I remember you talking about this a while back, but I'm afraid I never really
looked closely at your work, although I like the sound of it.

But the big question is how well will it be supported? Any replacement will
have to be something that Miklos will support (say by being integrated into
libfuse), otherwise it will become stale without active maintenance..

From what I gather, Miklos would [quite reasonably] prefer to see a set of
incremental patches rather then a big code dump (not unlike say the linux
kernel developers).

So, I really should look more at your library in order to be able to ask
intelligent questions. Can we take what you learned in creating the
interfaces and start proposing small changes which add support for
asynchronous calls to some of the methods, or did you basically end up with a
rewrite?

I read the comments on your web page. Why doesn't it work in single-threaded
mode? I think that is the mode we should be concentrating on anyway, since
it would allow the client to handle threading (useful for language bindings).

Valient
Terje Oseberg
2005-07-11 22:38:31 UTC
Permalink
Post by Valient Gough
Post by Terje Oseberg
Post by Valient Gough
The easiest C interface I can think of for interfacing to a language
binding would be an asynchronous interface without creating threads.
That would allow the language binding to create threads as appropriate in
the language. For example, when libfuse calls a callback, then the
handler (the language binding) could create a thread to handle the
function and then immediately return to libfuse for further event
processing. Then once the callback finished in the other thread, the
response could be sent via a separate function call.
And this is why I created the prototype Asynchronous Fuse library.
Although the library is a bit convoluted, and could be refactored to
be much simpler, it works, and I believe that the interface is mostly
easy. I think that a better implementation should use a very similar
interface.
http://www.unixprogram.com/FUSE1.9asynchronous/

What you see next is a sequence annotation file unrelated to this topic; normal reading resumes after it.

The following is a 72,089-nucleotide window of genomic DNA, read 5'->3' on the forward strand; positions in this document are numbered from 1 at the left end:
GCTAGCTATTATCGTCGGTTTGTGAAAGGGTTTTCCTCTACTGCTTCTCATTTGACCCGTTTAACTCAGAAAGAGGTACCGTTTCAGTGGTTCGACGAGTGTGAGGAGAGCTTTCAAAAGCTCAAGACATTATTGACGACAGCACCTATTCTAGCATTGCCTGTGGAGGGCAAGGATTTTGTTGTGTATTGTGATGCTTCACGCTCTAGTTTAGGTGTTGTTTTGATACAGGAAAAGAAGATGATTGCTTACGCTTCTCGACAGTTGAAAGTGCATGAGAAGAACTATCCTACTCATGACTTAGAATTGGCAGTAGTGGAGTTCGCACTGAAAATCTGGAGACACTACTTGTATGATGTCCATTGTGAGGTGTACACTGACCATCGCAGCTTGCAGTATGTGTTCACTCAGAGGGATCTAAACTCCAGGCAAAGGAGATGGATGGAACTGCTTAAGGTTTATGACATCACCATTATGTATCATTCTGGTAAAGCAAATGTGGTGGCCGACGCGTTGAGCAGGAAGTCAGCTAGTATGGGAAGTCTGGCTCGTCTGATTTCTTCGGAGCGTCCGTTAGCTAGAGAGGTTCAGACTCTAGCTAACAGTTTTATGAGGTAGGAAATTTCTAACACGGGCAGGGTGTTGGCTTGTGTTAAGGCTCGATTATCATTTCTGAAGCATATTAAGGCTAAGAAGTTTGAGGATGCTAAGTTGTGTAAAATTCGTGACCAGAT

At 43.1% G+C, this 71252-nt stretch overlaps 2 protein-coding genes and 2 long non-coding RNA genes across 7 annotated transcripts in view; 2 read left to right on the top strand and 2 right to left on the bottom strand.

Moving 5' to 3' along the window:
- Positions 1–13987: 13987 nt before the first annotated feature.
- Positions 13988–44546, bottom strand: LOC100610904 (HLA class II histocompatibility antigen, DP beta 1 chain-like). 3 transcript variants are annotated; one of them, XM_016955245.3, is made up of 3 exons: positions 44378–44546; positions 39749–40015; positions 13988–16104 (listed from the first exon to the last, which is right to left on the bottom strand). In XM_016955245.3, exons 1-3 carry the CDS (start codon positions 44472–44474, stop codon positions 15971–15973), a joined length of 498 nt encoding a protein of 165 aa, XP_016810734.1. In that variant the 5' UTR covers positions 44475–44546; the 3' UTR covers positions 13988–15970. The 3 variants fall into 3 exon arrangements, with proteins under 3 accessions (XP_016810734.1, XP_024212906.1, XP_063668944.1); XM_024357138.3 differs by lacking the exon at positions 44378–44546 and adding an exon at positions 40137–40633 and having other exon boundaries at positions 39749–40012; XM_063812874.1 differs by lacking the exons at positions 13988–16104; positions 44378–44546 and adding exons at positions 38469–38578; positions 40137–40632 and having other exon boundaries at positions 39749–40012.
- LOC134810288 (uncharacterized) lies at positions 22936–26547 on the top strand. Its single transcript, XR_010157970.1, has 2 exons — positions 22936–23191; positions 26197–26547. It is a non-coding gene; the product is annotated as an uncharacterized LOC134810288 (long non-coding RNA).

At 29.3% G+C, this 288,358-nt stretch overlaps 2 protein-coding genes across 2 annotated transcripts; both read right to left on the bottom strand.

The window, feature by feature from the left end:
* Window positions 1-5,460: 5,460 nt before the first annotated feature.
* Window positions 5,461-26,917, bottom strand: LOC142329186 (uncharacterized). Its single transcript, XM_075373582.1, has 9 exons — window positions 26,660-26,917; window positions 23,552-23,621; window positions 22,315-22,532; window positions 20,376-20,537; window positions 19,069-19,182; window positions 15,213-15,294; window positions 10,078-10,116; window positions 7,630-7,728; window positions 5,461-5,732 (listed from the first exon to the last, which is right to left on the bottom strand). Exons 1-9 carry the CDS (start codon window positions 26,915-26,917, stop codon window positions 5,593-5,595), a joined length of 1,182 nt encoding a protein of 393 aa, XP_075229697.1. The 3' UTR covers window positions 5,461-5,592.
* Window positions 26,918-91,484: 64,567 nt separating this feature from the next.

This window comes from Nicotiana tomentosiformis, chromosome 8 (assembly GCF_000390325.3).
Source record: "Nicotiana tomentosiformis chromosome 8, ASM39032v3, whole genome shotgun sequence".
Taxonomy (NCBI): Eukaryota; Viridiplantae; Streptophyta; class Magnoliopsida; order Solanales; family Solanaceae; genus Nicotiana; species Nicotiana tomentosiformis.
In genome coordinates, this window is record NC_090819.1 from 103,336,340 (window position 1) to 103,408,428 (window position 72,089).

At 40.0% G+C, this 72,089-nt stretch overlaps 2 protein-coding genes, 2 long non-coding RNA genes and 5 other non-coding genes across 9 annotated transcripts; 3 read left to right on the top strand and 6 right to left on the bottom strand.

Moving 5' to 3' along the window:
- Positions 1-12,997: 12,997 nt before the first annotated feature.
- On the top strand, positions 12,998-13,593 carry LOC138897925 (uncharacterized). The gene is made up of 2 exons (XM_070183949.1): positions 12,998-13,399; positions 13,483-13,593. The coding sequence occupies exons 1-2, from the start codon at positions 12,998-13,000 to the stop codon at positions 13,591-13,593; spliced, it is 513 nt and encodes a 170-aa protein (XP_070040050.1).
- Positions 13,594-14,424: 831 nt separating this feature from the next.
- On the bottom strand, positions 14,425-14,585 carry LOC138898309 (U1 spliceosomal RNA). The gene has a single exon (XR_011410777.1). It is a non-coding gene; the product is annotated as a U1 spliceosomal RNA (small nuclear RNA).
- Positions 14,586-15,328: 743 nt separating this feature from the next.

I remember you talking about this a while back, but I'm afraid I never really
looked closely at your work, although I like the sound of it.
But the big question is how well will it be supported? Any replacement will
have to be something that Miklos will support (say by being integrated into
libfuse), otherwise it will become stale without active maintenance..
Definatly! My code is already stale less than 6 months from it's creation.
Miklos Szeredi
2005-07-12 13:52:34 UTC
Permalink
Our hopes were that Miklos would adopt the interface in his
implementation to allow what we write on top of the asynchronous
interface to be compatible with whatever Miklos comes up with.
I think the interface was basically OK (and still is, probably). I
didn't merge it because the implementation was not clean enough for my
sensitive taste ;)

I've started implementing the inode based API, which will be async
only (CVS already has non-working bits and pieces). It should be
easier to implement the async path based API on top of this.

Miklos
Terje Oseberg
2005-07-12 20:50:50 UTC
Permalink
Post by Miklos Szeredi
Our hopes were that Miklos would adopt the interface in his
implementation to allow what we write on top of the asynchronous
interface to be compatible with whatever Miklos comes up with.
I think the interface was basically OK (and still is, probably). I
didn't merge it because the implementation was not clean enough for my
sensitive taste ;)
I've started implementing the inode based API, which will be async
only (CVS already has non-working bits and pieces). It should be
easier to implement the async path based API on top of this.
I agree ("It should be easier to implement the async path based API on
top of this"). And this is the correct way to do it. I just was on a
deadline and needed to get this done quick, so I did quick and dirty.
I just made sure that the interface was good so that it could be
something that could be kept. If possible it'd be nice to have the new
asynchronous library that's build on top of the inode based library
work with the examples that I provided with my version of the
asynchronous library with minimal changes.

Terje